In this post I link to and excerpt from What is the efficacy and safety of rapid exercise tests for exertional desaturation in covid-19? [Full Text HTML] [Full Text PDF]. April 21, 2020, from The Centre for Evidence-Based Medicine.
Here are excerpts:
Even when resting pulse oximetry is normal in the patient with acute Covid-19, hypoxia can manifest on exertion. We sought to summarise the literature on the performance of different rapid tests for exertional desaturation.
Main research question
What tests have been formally evaluated for the rapid assessment of exertional hypoxia in patients with lung disease against a gold standard exercise test such as the 6MWT and CPET?
AMED, CINAHL, EMBASE MEDLINE, Cochrane and PubMed using LitCovid, Scholar and Google databases were searched to September 2020. Studies where participants had Covid-19 or another lung disease and underwent any form of exercise test which was compared to a reference standard were eligible. Risk of bias was assessed using QUADAS 2. Heterogeneity of study design precluded meta-analysis.
Of 47 relevant papers, 15 were empirical studies, of which 11 described an attempt to validate one or more exercise desaturation tests in lung diseases other than Covid-19. In all but one of these, methodological quality was poor or impossible to fully assess. None had been designed as a formal validation study (most used simple tests of correlation). Only one validation study (comparing a 1-minute sit-to-stand test [1MSTST] with the reference standard 6-minute walk test [6MWT] in 107 patients with interstitial lung disease) contained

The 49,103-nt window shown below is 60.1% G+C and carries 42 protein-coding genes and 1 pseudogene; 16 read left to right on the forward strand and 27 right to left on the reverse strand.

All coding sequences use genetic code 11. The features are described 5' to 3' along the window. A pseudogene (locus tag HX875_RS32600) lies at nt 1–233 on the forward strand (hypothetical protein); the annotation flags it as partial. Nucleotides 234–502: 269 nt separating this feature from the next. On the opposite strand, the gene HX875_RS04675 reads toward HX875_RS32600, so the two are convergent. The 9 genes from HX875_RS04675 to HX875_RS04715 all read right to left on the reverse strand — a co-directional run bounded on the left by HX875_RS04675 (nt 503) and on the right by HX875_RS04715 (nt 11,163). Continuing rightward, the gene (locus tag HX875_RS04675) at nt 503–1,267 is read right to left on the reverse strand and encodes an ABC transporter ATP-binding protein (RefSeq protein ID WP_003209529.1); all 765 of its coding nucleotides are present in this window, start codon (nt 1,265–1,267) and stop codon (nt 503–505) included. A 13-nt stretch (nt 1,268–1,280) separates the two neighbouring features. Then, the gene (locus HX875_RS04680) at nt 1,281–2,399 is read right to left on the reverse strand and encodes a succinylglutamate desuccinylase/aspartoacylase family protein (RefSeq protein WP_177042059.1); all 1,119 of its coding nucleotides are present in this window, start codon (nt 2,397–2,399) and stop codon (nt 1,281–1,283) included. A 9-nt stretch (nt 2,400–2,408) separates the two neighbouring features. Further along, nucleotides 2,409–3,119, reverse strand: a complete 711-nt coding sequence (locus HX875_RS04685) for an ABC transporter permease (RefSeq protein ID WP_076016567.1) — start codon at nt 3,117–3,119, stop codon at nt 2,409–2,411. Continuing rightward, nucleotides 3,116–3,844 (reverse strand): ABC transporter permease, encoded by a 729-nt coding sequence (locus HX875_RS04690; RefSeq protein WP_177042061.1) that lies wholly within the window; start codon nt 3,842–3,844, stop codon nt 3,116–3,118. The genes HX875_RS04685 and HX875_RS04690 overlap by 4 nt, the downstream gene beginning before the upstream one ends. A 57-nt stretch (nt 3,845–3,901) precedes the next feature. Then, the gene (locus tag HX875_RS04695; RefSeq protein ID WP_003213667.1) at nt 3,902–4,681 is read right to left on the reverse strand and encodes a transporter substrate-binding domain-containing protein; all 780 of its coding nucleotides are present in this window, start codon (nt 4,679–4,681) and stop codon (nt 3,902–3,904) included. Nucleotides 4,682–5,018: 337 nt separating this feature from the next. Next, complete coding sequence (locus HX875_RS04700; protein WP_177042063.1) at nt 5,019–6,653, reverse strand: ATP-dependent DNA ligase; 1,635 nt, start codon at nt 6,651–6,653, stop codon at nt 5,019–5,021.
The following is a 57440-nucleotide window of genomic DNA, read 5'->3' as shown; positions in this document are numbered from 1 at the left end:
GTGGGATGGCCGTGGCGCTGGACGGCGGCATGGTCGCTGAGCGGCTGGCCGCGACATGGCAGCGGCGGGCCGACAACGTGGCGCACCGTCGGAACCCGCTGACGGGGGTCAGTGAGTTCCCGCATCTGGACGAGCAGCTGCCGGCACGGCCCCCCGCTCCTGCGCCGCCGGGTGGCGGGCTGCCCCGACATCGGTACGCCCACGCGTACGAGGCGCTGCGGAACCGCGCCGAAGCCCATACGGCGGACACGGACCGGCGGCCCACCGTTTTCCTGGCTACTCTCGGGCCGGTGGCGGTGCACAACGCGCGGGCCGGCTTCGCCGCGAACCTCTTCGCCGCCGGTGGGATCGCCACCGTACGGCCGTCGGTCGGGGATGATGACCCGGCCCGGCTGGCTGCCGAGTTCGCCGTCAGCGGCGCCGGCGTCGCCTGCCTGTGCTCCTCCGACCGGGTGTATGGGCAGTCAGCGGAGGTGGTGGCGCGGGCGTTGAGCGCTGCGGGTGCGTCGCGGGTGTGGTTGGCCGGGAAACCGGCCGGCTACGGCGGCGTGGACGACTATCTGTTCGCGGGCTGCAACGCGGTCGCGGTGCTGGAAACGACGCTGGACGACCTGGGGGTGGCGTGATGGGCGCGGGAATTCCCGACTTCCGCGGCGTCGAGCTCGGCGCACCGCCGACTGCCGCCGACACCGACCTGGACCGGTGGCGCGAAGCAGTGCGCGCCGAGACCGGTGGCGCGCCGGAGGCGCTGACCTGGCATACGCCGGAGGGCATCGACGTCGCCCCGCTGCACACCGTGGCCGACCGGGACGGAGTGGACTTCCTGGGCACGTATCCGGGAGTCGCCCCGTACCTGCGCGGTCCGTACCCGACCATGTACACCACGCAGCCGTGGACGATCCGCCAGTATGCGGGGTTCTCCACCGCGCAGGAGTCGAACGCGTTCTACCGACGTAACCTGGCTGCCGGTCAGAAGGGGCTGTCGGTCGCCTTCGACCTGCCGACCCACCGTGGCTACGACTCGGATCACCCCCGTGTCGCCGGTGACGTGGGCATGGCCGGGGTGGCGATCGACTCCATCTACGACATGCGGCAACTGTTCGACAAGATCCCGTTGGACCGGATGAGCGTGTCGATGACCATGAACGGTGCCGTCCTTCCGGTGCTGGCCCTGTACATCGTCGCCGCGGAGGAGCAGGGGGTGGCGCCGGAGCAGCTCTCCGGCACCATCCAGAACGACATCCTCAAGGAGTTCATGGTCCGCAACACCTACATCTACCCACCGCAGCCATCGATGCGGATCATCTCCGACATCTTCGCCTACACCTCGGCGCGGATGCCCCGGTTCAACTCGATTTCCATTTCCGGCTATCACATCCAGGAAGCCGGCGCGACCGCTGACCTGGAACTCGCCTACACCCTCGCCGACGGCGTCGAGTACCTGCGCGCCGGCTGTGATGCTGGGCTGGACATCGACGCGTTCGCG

sufficient raw data for us to calculate the sensitivity (88%), specicity (81%), and positive and negative predictive value (79% and 89% respectively) of the 1MSTST. The other 4 empirical studies included two predictive studies on patients with Covid-19, and two on HIV positive patients with suspected pneumocystis pneumonia. We found no studies on the 40-step walk test (a less demanding test that is widely used in clinical practice to assess Covid-19 patients).
Exertional desaturation tests have not yet been validated in patients with (or suspected of having) Covid-19. Whilst there is limited evidence for the diagnostic accuracy of the 1MSTST in other diseases, specfic features of this disease (e.g. exertional hypoxia is common and many assessments are done remotely with no clinician present to resuscitate) may raise safety issues. The less strenuous 40-step walk test should be urgently evaluated.
See the article from pages 2 through 10 of the PDF for the outstanding discussion of the use of exercise tesing for hypoxia in COVID-19. The text is an excellent short review on all aspects of exercise testing for hypoxia in other lung diseases.
The 40-step test (which is in widespread clinical use but has not been validated) and the 1MSTST are considered the least demanding tests and therefore may be the most appropriate for recommending to patients at home (perhaps modifed so the patient is not advised to complete “as many as you can” in the 1MSTST). We hypothesise that they are specic but not sensitive (that is, a positive test is serious cause for concern but a negative test should not necessarily reassure), though there is currently no hard data on this.
More research is needed on the prognostic value and clinical utility of exertional desaturation tests in all settings (GP, emergency department, ambulance), in the context of covid-19. Furthermore, an understanding of how best to ask the patient about breathlessness on exertion, and how this correlates with exertion oximetry, could also help in the assessment of hypoxia in Covid-19.
Finally, it is important to remember that a pulse oximeter reading, whether at rest or in an exertional test, does not replace thorough clinical assessment. A normal test does not necessarily mean the patient can be reassured that all is ne. Nevertheless, exertional hypoxia of 3% or more is a signicant nding and always warrants further investigation.